Program spending supported by $6 billion in “dedicated” revenue — mostly driven by fees and certain taxes — has even less logic for being off budget. For example, the state disburses $788 million to municipalities from a portion of energy taxes, and provides $802 million for charity-care to hospitals and a range of other health programs from a dedicated portion of cigarette taxes and other fees.

The authority to expend these dollars is accomplished by inserting language in the Appropriations Act as follows: “In addition to the funds specifically appropriated … there are hereby appropriated any federal and dedicated funds received …” But these numbers should be part of the “official” budget numbers — after all, the $15 billion in federal aid is the single largest revenue — greater than the income tax — and supports 27 percent of total expenditures.

Other spending items

This $56 billion relates to the General Fund — the spending for the daily operations of the state — and is supported by taxes, fees, and federal aid.

The state government, however, also spends revenues deposited into two hundred (200) additional funds. If one were to examine the state’s “Comprehensive Annual Financial Report (CAFR),” one would discern those 200 funds — generally divided into six broad categories: special funds, agency funds, fiduciary funds (including pension and employee-benefits trust funds), capital project funds, private purpose funds, and component unit funds.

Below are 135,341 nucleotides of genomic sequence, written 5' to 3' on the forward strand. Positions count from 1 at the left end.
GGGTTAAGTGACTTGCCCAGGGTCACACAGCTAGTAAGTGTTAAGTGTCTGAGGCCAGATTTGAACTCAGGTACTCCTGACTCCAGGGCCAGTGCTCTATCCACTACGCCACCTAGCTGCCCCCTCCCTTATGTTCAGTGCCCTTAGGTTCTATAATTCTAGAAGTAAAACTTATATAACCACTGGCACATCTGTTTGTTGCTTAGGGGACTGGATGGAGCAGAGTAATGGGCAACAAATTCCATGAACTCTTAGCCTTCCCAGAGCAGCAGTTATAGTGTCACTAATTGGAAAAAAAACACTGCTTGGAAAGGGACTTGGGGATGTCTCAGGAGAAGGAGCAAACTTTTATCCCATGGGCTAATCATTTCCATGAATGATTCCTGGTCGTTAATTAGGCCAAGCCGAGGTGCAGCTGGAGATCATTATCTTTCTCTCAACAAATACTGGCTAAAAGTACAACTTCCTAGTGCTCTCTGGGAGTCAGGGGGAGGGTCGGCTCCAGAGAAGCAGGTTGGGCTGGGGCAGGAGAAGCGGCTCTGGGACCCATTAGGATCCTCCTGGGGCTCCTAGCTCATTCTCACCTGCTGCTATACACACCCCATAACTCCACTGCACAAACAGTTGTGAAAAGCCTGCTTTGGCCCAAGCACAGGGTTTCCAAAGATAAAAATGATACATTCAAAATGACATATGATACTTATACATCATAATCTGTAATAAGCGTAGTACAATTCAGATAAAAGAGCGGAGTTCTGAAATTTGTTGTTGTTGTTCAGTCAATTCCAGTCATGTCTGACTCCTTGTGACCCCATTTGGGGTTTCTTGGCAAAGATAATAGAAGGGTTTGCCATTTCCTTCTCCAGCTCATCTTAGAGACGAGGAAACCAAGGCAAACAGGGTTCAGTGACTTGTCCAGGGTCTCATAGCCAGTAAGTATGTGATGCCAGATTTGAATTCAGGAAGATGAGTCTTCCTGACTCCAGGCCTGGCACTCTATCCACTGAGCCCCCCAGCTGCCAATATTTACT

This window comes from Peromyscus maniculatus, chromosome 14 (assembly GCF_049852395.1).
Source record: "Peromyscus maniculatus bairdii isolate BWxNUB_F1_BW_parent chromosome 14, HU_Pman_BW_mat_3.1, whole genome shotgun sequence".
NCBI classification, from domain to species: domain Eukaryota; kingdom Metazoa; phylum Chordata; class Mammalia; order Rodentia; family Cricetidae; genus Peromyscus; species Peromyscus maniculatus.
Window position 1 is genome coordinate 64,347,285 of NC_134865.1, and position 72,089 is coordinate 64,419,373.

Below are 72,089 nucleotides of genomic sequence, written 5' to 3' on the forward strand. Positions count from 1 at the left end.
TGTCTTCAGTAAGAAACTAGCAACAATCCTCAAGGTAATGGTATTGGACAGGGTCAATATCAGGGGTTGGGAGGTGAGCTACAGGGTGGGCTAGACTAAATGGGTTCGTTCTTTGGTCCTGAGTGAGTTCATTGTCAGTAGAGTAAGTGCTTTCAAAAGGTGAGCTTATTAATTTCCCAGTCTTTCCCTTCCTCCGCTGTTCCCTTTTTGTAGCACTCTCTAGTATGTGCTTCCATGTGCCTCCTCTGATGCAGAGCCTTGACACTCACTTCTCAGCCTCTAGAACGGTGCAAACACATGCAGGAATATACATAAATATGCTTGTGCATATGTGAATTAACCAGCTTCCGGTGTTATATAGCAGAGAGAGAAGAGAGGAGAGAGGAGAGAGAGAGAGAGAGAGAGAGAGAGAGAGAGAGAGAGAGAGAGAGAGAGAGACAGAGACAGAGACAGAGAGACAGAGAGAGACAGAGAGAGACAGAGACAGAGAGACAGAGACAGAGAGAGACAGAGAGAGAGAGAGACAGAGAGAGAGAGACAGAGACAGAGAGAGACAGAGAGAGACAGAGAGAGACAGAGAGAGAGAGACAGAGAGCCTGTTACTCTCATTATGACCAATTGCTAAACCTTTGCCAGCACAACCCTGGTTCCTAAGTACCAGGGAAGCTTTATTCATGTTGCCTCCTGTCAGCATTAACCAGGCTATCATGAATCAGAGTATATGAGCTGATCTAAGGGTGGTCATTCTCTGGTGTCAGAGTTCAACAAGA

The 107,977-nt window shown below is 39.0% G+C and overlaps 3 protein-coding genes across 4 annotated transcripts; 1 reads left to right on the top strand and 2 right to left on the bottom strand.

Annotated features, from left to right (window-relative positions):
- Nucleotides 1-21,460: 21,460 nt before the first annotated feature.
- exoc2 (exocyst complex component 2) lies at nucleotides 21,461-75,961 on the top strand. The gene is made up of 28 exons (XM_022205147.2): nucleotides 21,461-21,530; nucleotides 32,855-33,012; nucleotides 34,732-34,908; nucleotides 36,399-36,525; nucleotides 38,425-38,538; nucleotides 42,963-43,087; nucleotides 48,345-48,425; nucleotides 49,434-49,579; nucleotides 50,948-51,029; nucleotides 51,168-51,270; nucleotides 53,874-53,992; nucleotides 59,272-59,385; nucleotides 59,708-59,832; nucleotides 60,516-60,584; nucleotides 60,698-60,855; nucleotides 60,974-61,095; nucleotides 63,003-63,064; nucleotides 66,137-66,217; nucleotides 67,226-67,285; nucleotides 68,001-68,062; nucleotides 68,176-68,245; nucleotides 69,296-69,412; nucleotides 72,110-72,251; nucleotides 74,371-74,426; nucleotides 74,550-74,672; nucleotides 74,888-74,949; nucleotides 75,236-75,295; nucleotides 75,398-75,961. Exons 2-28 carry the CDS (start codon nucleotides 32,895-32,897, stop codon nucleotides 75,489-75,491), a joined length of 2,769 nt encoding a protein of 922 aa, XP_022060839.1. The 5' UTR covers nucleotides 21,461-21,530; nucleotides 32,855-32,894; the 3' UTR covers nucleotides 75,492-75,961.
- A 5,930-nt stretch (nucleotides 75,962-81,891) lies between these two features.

For example, the state holds certain monies in trust and spends them as directed by statute — such as the pension funds where payments are made to retirees. The original source of funding is state and local appropriations, employee contributions and investment earnings.

Other examples are monies collected from employers and held in trust for payment to workers for certain needs, such as unemployment or disability payments.

Special funds are also established for each bond authorization approved by the voters to record revenues received from bond sales and expended for construction projects.